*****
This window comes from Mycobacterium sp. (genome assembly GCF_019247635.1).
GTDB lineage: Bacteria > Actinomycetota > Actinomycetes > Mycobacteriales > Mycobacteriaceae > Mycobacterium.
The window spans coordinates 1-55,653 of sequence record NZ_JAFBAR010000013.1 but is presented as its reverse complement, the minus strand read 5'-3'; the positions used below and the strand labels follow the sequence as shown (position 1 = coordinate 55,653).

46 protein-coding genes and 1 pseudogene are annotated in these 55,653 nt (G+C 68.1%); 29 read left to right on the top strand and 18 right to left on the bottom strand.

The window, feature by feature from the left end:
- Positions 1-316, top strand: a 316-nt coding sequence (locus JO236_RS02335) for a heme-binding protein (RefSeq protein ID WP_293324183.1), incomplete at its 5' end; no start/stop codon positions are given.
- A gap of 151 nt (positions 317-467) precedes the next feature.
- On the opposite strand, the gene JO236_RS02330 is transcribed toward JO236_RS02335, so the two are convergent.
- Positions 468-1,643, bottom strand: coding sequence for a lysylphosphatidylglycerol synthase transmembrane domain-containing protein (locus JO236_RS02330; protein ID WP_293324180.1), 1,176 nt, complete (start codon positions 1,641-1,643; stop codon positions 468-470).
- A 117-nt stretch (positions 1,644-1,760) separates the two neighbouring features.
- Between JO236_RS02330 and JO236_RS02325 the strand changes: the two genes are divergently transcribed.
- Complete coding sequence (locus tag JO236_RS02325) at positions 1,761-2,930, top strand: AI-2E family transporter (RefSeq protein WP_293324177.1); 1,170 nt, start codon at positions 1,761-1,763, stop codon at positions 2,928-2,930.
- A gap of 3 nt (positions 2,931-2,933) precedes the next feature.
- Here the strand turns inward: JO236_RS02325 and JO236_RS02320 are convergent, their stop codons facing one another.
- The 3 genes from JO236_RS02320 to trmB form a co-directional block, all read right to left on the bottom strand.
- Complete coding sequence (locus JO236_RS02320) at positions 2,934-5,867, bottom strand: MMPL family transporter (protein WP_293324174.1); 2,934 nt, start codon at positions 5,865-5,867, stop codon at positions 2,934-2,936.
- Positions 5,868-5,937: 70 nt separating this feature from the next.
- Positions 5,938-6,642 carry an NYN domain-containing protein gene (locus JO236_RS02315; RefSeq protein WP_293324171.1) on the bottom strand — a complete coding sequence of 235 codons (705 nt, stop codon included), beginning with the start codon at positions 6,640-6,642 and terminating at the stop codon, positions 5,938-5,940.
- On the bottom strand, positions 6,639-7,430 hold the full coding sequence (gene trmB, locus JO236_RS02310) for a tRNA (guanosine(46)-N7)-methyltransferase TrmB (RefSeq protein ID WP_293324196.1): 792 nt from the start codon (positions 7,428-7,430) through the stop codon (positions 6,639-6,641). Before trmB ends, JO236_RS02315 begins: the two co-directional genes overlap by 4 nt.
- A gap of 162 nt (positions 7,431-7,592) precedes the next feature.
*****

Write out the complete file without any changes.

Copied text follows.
This window comes from Mycobacterium sp. (genome assembly GCF_019247635.1).
GTDB lineage: Bacteria > Actinomycetota > Actinomycetes > Mycobacteriales > Mycobacteriaceae > Mycobacterium.
The window spans coordinates 1-55,653 of sequence record NZ_JAFBAR010000013.1 but is presented as its reverse complement, the minus strand read 5'-3'; the positions used below and the strand labels follow the sequence as shown (position 1 = coordinate 55,653).

46 protein-coding genes and 1 pseudogene are annotated in these 55,653 nt (G+C 68.1%); 29 read left to right on the top strand and 18 right to left on the bottom strand.

The window, feature by feature from the left end:
- Positions 1-316, top strand: a 316-nt coding sequence (locus JO236_RS02335) for a heme-binding protein (RefSeq protein ID WP_293324183.1), incomplete at its 5' end; no start/stop codon positions are given.
- A gap of 151 nt (positions 317-467) precedes the next feature.
- On the opposite strand, the gene JO236_RS02330 is transcribed toward JO236_RS02335, so the two are convergent.
- Positions 468-1,643, bottom strand: coding sequence for a lysylphosphatidylglycerol synthase transmembrane domain-containing protein (locus JO236_RS02330; protein ID WP_293324180.1), 1,176 nt, complete (start codon positions 1,641-1,643; stop codon positions 468-470).
- A 117-nt stretch (positions 1,644-1,760) separates the two neighbouring features.
- Between JO236_RS02330 and JO236_RS02325 the strand changes: the two genes are divergently transcribed.
- Complete coding sequence (locus tag JO236_RS02325) at positions 1,761-2,930, top strand: AI-2E family transporter (RefSeq protein WP_293324177.1); 1,170 nt, start codon at positions 1,761-1,763, stop codon at positions 2,928-2,930.
- A gap of 3 nt (positions 2,931-2,933) precedes the next feature.
- Here the strand turns inward: JO236_RS02325 and JO236_RS02320 are convergent, their stop codons facing one another.
- The 3 genes from JO236_RS02320 to trmB form a co-directional block, all read right to left on the bottom strand.
- Complete coding sequence (locus JO236_RS02320) at positions 2,934-5,867, bottom strand: MMPL family transporter (protein WP_293324174.1); 2,934 nt, start codon at positions 5,865-5,867, stop codon at positions 2,934-2,936.
- Positions 5,868-5,937: 70 nt separating this feature from the next.
- Positions 5,938-6,642 carry an NYN domain-containing protein gene (locus JO236_RS02315; RefSeq protein WP_293324171.1) on the bottom strand — a complete coding sequence of 235 codons (705 nt, stop codon included), beginning with the start codon at positions 6,640-6,642 and terminating at the stop codon, positions 5,938-5,940.
- On the bottom strand, positions 6,639-7,430 hold the full coding sequence (gene trmB, locus JO236_RS02310) for a tRNA (guanosine(46)-N7)-methyltransferase TrmB (RefSeq protein ID WP_293324196.1): 792 nt from the start codon (positions 7,428-7,430) through the stop codon (positions 6,639-6,641). Before trmB ends, JO236_RS02315 begins: the two co-directional genes overlap by 4 nt.
- A gap of 162 nt (positions 7,431-7,592) precedes the next feature.